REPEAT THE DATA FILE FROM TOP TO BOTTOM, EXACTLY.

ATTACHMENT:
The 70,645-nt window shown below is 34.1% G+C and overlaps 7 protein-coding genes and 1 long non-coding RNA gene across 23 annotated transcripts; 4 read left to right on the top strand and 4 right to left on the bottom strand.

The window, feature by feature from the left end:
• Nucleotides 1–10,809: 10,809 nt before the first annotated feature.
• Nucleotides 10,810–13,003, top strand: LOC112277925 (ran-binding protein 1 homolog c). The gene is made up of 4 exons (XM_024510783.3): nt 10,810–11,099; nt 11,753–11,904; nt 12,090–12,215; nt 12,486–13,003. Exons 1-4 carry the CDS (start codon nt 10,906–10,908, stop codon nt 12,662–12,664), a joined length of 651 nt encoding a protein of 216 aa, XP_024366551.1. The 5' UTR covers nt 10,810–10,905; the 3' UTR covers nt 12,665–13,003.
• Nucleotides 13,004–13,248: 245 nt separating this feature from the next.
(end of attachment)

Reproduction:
The 70,645-nt window shown below is 34.1% G+C and overlaps 7 protein-coding genes and 1 long non-coding RNA gene across 23 annotated transcripts; 4 read left to right on the top strand and 4 right to left on the bottom strand.

The window, feature by feature from the left end:
• Nucleotides 1–10,809: 10,809 nt before the first annotated feature.
• Nucleotides 10,810–13,003, top strand: LOC112277925 (ran-binding protein 1 homolog c). The gene is made up of 4 exons (XM_024510783.3): nt 10,810–11,099; nt 11,753–11,904; nt 12,090–12,215; nt 12,486–13,003. Exons 1-4 carry the CDS (start codon nt 10,906–10,908, stop codon nt 12,662–12,664), a joined length of 651 nt encoding a protein of 216 aa, XP_024366551.1. The 5' UTR covers nt 10,810–10,905; the 3' UTR covers nt 12,665–13,003.
• Nucleotides 13,004–13,248: 245 nt separating this feature from the next.